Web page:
Pick's Disease: Behavioral Variant Frontotemporal Dementia

This Disease Is Also Known as Pick's Disease

The Purple Section is the Frontal Lobe and the Pink Section Is the Temporal Lobe
Frontotemporal Dementia. MedicalRF.com/ Getty Images

Behavioral variant frontotemporal dementia (bvFTD) is one of several types of dementias that fall into the "frontotemporal degeneration" category. This category affects approximately 50,000 to 60,000 Americans. As the name indicates, this kind of dementia primarily affects the frontal and temporal lobes of the brain. The most common frontotemporal dementias are of the behavioral-variant type. Behavioral-variant frontotemporal dementia is sometimes referred to as Pick's disease.


The most common symptoms of bvFTD are behavioral or emotional challenges, including compulsively overeating, having an emotionally-detached demeanor, making socially inappropriate responses, acting hypersexual in conversation and thought, along with irritability, agitation, apathy and selfishness.

Some individuals with bvFTD also experience movement difficulties similar to Parkinson’s disease, including decreased facial expressions, muscle stiffness, weakness and rigidity.

Unlike Alzheimer's, memory loss does not usually develop until the disease is its later stages. As a caregiver, you may then notice some memory difficulties, as well as challenges with planning or attention (related to executive functioning).

In severe bvFTD, language also is affected, making communication very difficult.

How Is Pick's Disease Different from Alzheimer's?

Behavioral variant frontotemporal dementia (Pick's disease) has some overlap with Alzheimer's disease since both diseases typically affect cognition, emotion and behaviors.The earlier symptoms of Pick's disease, however, are primarily changes in emotion, judgment, executive functioning and behavior, while in Alzheimer's disease, memory, orientation and communication deficits are more common initially.



Diagnosis is often delayed because initially it may be thought that an affected person is just being rude, selfish, depressed or acting out of character. As symptoms progress, however, families usually seek a clinician's assistance for diagnosis and treatment. Diagnosis depends on the presence of multiple symptoms that are outlined above, as well as the ability to rule out other dementias such as Alzheimer's or vascular dementia.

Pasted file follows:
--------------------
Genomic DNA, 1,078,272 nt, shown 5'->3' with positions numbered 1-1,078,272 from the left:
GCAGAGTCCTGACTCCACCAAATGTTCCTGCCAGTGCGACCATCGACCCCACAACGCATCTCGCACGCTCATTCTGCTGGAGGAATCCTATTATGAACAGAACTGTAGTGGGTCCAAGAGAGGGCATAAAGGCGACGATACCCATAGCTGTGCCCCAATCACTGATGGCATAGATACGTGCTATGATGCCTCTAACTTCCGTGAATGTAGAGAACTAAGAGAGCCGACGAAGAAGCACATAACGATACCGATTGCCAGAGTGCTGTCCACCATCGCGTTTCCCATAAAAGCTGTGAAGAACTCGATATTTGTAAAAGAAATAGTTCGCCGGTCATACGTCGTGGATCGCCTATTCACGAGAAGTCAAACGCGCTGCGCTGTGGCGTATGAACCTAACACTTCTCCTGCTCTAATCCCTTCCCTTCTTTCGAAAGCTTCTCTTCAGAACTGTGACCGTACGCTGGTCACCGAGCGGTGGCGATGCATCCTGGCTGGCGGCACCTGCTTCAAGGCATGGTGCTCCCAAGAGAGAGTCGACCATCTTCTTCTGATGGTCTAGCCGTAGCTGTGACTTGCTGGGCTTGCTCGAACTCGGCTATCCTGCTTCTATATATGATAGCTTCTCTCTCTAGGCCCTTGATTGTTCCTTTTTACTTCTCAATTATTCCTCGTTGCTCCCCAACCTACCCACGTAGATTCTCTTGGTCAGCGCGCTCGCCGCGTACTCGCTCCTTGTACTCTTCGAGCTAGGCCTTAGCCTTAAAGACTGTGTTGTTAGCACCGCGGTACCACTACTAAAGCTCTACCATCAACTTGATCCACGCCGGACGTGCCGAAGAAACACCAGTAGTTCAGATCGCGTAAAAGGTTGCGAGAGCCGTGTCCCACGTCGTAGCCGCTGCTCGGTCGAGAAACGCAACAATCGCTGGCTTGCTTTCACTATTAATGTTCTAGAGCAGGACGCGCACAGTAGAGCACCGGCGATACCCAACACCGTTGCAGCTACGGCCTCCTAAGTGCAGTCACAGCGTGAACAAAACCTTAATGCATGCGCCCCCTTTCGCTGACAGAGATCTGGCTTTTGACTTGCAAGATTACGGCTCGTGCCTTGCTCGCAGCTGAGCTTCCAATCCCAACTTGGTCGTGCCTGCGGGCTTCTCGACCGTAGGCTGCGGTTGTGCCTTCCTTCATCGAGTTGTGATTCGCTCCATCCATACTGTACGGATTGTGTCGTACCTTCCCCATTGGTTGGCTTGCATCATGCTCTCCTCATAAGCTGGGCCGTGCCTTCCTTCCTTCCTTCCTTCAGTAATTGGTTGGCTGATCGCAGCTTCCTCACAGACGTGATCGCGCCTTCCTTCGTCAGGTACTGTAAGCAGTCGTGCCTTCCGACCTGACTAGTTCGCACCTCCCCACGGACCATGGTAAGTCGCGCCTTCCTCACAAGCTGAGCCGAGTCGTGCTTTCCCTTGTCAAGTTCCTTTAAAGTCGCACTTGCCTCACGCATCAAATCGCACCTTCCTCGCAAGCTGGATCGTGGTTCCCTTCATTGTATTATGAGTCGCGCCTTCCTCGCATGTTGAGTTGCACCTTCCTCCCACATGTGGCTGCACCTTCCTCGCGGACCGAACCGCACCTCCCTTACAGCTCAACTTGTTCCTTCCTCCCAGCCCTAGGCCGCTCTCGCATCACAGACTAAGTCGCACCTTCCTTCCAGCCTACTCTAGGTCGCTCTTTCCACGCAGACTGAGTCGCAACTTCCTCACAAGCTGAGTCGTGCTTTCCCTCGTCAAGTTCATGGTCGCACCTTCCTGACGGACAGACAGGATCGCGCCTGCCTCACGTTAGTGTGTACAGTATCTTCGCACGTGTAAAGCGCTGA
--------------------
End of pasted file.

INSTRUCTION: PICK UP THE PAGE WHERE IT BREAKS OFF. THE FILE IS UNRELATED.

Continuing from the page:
You can view detailed international criteria in this document: Criteria for Behavioral Variant FTD

An MRI can also assist in diagnosing bvFTD because it will often show some atrophy (shrinkage) of the frontal lobe of the brain. As the disease progresses, the atrophy will increase and spread to the temporal areas as well as the basal ganglia.

Prognosis (Long-Term Outlook)

Average life expectancy from onset of symptoms is approximately eight to nine years, though some people may live 20 years or so with the disease. As with any dementia, it can be a challenging disease for caregivers. Treatment may consist of attempting to use non-drug behavior strategies to curb specific behaviors. Some physicians prescribe antidepressants called selective serotonin reuptake inhibitors (SSRIs), which may help with some of the obsessive-compulsive behaviors such as hoarding or overeating.


Annals of Neurology. Eating and hypothalamus changes in behavioral-variant frontotemporal dementia. Accessed December 11, 2011. http://www.ncbi.nlm.nih.gov/pmc/articles/PMC3084499

The Association for Frontotemporal Degeneration. International consensus criteria for behavioural variant FTD. Accessed January 14, 2012. http://www.theaftd.org/wp-content/uploads/2009/02/Table-3-International-consensus-criteria-for-behavioural-variant-FTD.pdf

Banks, S., Weintraub, S. Journal of Geriatric Psychiatry and Neurology. Neuropsychiatric Symptoms in Behavioral Variant Frontotemporal Dementia and Primary Progressive Aphasia. Accessed January 14, 2012. http://www.ncbi.nlm.nih.gov/pmc/articles/PMC2892801/

Neurology. Sensitivity of current criteria for the diagnosis of behavioral variant frontotemporal dementia. Accessed January 14, 2012. http://www.ncbi.nlm.nih.gov/pmc/articles/PMC2821829/

University of California, San Francisco. Disease Progression: Behavioral variant FTD. Accessed January 14, 2012. http://memory.ucsf.edu/ftd/overview/ftd/progression/multiple

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